It’s a tragedy! It’s a comedy! It’s Crazifornia!

Oct. 2, 2012

By Wayne Lusvardi

In 2050, after California was hit with a 6.9 Richter scale earthquake on the Hayward Fault, the city of Vallejo didn’t suffer much because it already was a ghost town. California no longer had enough families to populate suburban Vallejo.

The Sacramento Delta, however, nearly instantly became an inland saltwater sea.  Most of urban and agricultural California had lost its access to fresh water supplies overnight. California’s civilization hadn’t collapsed after all; it dissolved.

Democracy didn’t collapse, either.  That is because democracy had already been replaced long before “the Little Big One” had destroyed much of the state’s water and transport infrastructure. Instead, unelected regional government committees that had merged cities and suburbs for tax sharing had supplanted it.

In the ruins, however, they found a book, “Crazifornia! Tales from the Tarnished State — How California is Destroying Itself and Why It Matters to America.”  The author: Laer Pearce, a former war diplomat in the civil wars in California. The book had predicted the disaster that had just happened.

The above science fiction scenario is where author Laer Pearce takes you at the end of his prophetic book of tales of how California destroyed itself.

Like all classic literature, the book tells tales rather than boring with sophisticated public policy analysis, the dryness of a history book, or the escapism of a novel.  Pearce’s stories are real life.  Why write a novel when real life is more unbelievable than a novel?  Pearce was involved as a participant in most of the tales he tells.  He didn’t just read about them on the Internet.

What Crazifornia proves is Machiavelli’s dictum, “Nothing good occurs except by necessity.”  And through some 15 decades of Progressive rule by both Democrats and Republicans in California there never had been any necessity to change.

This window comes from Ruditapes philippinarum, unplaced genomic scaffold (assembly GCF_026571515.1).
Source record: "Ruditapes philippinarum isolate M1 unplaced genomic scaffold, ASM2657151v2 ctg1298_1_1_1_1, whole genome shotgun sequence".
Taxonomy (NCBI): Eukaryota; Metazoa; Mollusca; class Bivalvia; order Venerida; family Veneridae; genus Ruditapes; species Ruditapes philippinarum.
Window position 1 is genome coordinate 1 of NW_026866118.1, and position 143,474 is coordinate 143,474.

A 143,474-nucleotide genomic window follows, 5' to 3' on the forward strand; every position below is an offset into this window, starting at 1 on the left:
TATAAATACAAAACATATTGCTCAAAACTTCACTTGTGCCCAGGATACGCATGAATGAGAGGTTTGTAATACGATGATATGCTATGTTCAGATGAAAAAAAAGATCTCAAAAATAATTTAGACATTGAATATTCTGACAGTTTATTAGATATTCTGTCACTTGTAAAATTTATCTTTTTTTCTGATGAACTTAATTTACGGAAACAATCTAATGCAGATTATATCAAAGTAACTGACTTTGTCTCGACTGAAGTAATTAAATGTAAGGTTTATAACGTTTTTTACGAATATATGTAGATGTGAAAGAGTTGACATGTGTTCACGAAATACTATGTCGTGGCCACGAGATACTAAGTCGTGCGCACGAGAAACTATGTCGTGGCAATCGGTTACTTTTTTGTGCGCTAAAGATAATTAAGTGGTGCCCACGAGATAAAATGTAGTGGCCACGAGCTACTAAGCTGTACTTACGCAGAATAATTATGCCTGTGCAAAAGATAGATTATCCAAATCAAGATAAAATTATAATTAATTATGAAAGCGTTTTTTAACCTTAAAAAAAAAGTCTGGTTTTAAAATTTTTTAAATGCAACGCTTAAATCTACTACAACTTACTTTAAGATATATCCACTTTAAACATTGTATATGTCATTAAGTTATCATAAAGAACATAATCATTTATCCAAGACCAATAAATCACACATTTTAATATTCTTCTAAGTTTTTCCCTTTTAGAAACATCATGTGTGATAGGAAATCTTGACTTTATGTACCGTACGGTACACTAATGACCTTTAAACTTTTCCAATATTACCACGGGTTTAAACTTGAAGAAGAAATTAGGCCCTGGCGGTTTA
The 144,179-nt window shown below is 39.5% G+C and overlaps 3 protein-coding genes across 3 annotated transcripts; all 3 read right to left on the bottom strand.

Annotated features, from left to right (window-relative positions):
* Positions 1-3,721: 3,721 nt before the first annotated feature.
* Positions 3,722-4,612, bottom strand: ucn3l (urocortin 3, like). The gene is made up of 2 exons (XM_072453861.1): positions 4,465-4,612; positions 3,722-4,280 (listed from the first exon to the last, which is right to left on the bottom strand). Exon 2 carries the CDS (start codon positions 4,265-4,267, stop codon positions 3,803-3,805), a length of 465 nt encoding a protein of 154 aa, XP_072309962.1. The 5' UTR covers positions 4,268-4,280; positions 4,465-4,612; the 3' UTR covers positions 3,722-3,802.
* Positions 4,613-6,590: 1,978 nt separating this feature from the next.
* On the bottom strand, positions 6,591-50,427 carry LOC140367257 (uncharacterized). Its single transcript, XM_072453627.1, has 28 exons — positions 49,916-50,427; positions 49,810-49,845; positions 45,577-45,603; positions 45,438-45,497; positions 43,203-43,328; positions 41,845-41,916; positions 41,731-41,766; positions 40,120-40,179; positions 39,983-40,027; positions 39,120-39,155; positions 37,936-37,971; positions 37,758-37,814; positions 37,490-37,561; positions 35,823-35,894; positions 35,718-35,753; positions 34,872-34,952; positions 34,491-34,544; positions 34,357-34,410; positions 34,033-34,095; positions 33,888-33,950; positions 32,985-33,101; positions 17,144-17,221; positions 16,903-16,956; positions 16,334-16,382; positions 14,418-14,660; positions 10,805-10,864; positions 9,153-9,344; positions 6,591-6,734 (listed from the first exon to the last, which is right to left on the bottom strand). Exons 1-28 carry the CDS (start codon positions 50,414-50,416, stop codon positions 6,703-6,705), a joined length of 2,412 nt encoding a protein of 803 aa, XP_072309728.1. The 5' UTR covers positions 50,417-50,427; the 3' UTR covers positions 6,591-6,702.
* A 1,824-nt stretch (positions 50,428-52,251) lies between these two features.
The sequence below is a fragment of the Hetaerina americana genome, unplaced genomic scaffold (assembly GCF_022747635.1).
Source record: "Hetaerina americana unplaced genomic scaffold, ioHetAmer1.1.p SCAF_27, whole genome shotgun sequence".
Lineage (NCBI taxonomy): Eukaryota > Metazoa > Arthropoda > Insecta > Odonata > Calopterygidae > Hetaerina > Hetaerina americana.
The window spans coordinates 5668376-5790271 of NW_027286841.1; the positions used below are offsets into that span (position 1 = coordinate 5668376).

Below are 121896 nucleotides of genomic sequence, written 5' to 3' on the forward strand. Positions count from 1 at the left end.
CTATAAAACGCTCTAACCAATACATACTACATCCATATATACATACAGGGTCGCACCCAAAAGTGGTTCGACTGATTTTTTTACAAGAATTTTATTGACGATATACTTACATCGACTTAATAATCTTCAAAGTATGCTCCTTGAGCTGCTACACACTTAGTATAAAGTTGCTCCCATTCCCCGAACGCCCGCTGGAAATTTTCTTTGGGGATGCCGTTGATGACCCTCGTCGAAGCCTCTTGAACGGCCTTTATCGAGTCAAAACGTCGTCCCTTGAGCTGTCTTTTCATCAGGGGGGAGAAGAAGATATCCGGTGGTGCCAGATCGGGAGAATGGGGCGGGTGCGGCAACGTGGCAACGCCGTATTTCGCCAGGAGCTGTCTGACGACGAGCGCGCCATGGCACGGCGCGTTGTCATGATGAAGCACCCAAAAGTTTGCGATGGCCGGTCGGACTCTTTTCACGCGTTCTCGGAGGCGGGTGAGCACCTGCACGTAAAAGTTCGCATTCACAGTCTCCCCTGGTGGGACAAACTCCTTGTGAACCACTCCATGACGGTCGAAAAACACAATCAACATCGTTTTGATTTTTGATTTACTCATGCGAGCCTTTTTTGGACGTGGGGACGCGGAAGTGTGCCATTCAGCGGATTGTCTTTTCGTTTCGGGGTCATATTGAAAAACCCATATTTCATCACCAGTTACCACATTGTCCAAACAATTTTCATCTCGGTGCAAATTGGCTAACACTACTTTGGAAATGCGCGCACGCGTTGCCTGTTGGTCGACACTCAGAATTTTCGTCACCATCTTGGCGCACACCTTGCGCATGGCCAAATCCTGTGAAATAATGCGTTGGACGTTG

I have worked in many capacities in several levels of California government. Pearce provides one of the most accurate descriptions of what ails California that I have ever read:

 “A key factor in the demise of California is the state Legislature’s determination to dodge accountability for the negative effects its progressive actions have on the state’s residents and businesses.  To do this, the Senate and Assembly have effectively turned California into a technocracy — a government ruled by educated elites who know what’s best for the people. It is these technocrats in the state’s many large and powerful regulatory agencies, commissions, and boards who actually impose the will of the Legislature through obtrusive and costly regulations and fines that were at best approved only in vague concept by California’s elected representatives.” 

Progressive policies

Pearce describes how much of Progressive public policy is geared to take away choice from people and replace it with government mandates.  But choice is what defines modernity.

As far back as 1893, California fought against the social change that came with modern society with the coming of the Southern Pacific Railroad.  California’s counter-modernization has continued to this day with 16th-century energy technologies (windmills, solar energy mirrors), 19th-century modes of transit (light rail and the bullet train), dam removals and nuclear power plant building moratoriums and shut downs.